Artículos de Diciembre 2013

Jack Andraka

Lunes, 2 Diciembre 2013

Jack Andraka, the Teen Prodigy of Pancreatic Cancer

A high school sophomore won the youth achievement Smithsonian American Ingenuity Award for inventing a new method to detect a lethal cancer. This 15-year-old wears red Nikes carefully coordinated with his Intel T-shirt. His shaggy haircut is somewhere between Beatles and Bieber. At school one day, he cites papers from leading scientific publications, including ScienceNature and the Journal of Clinical Neurology. And that’s just in English class. In chemistry, he tells the teacher that he will make up a missed lab at home, where of course he has plenty of nitric acid to work with. In calculus, he does not join the other students who cluster around a blackboard equation like hungry young lions at a kill. “That’s so trivial,” he says, and plops down at a desk to catch up on assigned chapters from Brave New World instead. Nobody stops him, perhaps because last year, when his biology teacher confiscated his clandestine reading material on carbon nanotubes, he was in the midst of the epiphany that scientists think has the potential to save lives.

After school Andraka’s mom, Jane, a hospital anaesthetist, arrives in her battered red Ford Escort station wagon with a saving supply of chocolate milk. She soon learns that Jack’s big brother, Luke—a senior, and a previous finalist in the same elite science fair—has been ordered to bring his handmade arc furnace home. He built it in a school lab, but teachers grew nervous when he mentioned that the device could generate temperatures of several thousand degrees Fahrenheit, and melted a steel screw to prove it. The contraption will find a spot in the Andraka basement.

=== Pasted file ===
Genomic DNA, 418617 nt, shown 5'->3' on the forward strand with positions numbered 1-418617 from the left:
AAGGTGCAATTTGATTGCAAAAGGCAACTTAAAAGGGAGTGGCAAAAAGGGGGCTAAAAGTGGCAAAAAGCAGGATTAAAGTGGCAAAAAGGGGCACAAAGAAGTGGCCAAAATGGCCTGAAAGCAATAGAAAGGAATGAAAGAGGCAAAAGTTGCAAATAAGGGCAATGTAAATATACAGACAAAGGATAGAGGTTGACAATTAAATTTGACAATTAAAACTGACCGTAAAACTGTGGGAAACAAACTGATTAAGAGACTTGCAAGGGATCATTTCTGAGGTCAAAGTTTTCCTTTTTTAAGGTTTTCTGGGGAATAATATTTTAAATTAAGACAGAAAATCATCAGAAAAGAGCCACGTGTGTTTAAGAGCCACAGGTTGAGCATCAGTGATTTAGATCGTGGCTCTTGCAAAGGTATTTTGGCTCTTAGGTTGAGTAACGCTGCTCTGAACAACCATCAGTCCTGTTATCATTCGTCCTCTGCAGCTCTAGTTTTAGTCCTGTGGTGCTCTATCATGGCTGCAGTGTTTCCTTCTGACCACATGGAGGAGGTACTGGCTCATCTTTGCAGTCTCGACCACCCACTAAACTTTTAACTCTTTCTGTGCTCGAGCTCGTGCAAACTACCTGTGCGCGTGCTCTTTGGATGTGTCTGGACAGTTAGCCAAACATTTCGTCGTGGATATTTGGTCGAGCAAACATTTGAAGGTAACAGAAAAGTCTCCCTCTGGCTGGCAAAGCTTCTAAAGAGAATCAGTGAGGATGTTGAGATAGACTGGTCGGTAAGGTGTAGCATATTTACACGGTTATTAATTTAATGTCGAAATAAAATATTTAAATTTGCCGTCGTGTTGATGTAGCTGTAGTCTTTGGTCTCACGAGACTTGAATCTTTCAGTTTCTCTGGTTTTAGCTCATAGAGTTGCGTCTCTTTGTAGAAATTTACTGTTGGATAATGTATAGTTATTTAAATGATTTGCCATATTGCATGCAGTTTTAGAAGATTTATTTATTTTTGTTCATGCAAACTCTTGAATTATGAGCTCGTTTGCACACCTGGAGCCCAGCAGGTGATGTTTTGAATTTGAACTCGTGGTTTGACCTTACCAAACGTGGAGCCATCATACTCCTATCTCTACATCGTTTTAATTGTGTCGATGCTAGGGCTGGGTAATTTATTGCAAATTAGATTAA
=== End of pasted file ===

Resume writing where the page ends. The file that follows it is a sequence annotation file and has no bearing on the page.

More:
“I just say ‘Don’t burn down the house or kill yourself or your brother,’” the boys’ mother cheerfully explains. “I don’t know enough physics and math to know if that’s a death ray or not. I say use common sense, but I don’t know what they’re working on down there.
Pancreatic cancer is one of the most lethal cancers, with a five-year survival rate of 6 percent. Some 40,000 people die of it each year. The diagnosis can be devastating because it is often delivered late, after the cancer has spread. Unlike the breast or colon, the pancreas is nestled deep in the body cavity and difficult to image, and there is no telltale early symptom or lump. “By the time you bring this to a physician, it’s too late,” says Anirban Maitra, a Johns Hopkins pathologist and pancreatic cancer researcher who is Andraka’s mentor. “The drugs we have aren’t good for this disease.”
But as the cancer takes hold, the body does issue an unmistakable distress signal: an overabundance of a protein called mesothelin. The problem is that scientists haven’t yet developed a sure fire way to look for this red flag in the course of a standard physical. “The first point of entry would have to be a cheap blood test done with a simple prick.
In 2012 a 15-year-old (he’s now 16) won the Intel International Science and Engineering Fair for developing a nearly 100 percent accurate paper sensor that detects pancreatic cancer better than anything else out there. It’s over 400 times more sensitive, 168 times faster, and 26,000 times less expensive than today’s methods.

Jack Andraka speaks after receiving Smithsonian Magazine’s first annual American Ingenuity Award for youth achievement in Washington, DC. last November. 

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